Recently, there has been some discussion on the list about the
presence of multiple strata in GTh that suggest the Gospel
Thomas is a composite document that was assembled over an
indefinite period of time.
Similar arguments have been made about the synoptic Sayings
Source (Q). John Kloppenborgs analysis is perhaps the most
visible. Whether or not one agrees with his assessment, the fact
remains that his work is highly influential (provided of course
that one believes in Q in the first place).
Bill Arnal has approached Thomas in a manner that is reminiscent
of Kloppenborg and Q. His article, The Rhetoric of Marginality:
Apocalypticism, Gnosticism, and Sayings Gospels, appears in the
Harvard Theological Review [88:4 (1995) 471-494]. The title of
the article betrays little about its content, but nevertheless it
is essential reading for anyone who aspires to a more complete
understanding of the Gospel of Thomas. Regrettably, this article
is practically invisible to people who do not have access to the
necessary library resources. As a partial solution to this
problem, what follows is a very elementary summary of the portion
of Arnals article that identifies the strata of Thomas.
Arnal postulates the existence of two distinct strata in Thomas.
The first, and most original, he designates as the Wisdom, or
The forms of the sayings contained in the Sapiential layer are
characteristic of Wisdom Literature in general. Included are
parables, imperatives, aphorisms and beatitudes. Argumentative
comparison and observations about nature, ordinary experience,
and common sense are regularly used devices throughout the forms.
The content of the Wisdom strata is also typical of Wisdom
literature. The sayings emphasize, for example, a proper
understanding of reality, appropriate ways of apprehending the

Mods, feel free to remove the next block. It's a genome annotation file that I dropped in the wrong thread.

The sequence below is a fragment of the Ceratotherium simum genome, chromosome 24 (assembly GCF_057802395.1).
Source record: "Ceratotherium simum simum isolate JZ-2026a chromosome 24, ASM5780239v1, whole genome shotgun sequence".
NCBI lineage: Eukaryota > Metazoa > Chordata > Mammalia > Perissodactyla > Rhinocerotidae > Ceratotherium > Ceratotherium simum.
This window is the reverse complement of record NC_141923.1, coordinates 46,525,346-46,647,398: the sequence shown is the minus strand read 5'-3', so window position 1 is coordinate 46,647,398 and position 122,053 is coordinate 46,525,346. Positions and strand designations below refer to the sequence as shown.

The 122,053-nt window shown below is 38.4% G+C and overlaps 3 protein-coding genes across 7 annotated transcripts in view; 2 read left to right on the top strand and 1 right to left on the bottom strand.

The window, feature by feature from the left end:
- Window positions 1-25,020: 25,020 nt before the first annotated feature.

cosmos, and the proper response to life, as it is perceived.
Frequently, sayings in this stratum point out that the structure
of reality does not always coincide with the way in which it is
Besides the literary characteristics that derive from form and
content, the material in the Wisdom strata bears the imprint of
a particular social setting that is very similar to that of Q
(489). Evidence from this layer suggests that GTh originated in a
small non-urban community that existed on the margin of the
social and economic order. It shows signs of composition by a
lower level scribal group, moderately educated but with little
literary sophistication (489) that attempted to transmit an
ethos of wise - if counter-cultural behavior and perception,
and set themselves apart from the rest of the world on the basis
of this ethos.
To this early layer of Thomas, Arnal assigns at least 36 sayings
(about 241 lines). The layer includes, but may not be limited to,
3; 5; 6; 9; 14; 16; 20; 26; 31; 32; 34; 35; 36; 42; 45; 47; 54;
55; 57; 58; 63; 64; 65; 68; 69; 71; 74; 76; 86; 89; 96; 97; 98;
107; 109 and 110.
The second, later, and redacted, layer of Thomas exhibits a
gnostic orientation (478).
There are at least two formal and stylistic features that
characterize this layer. First, there is a tendency toward the
dialogue form. Second, there is a predisposition to arrange logia
in pairs (rather than to group them in clusters, as in the Wisdom
layer). Stylistically, this layer exhibits the use of intentional
obfuscation, extra-textual references and a idiosyncratic
relexicalization (use of words with transferred meanings,
frequently in juxtaposition in a single saying).
The content and themes of this layer are also distinctive. There
are repeated references to light. Salvation is understood as
the avoidance of death. Gnostic mythological motifs, metaphors of
consumption as the corruption of the material world, the idea of
the circularity of existence, a focus on living and on
repose, and the notion of a primordial unity are additional
thematic elements common to the second stratum. There is a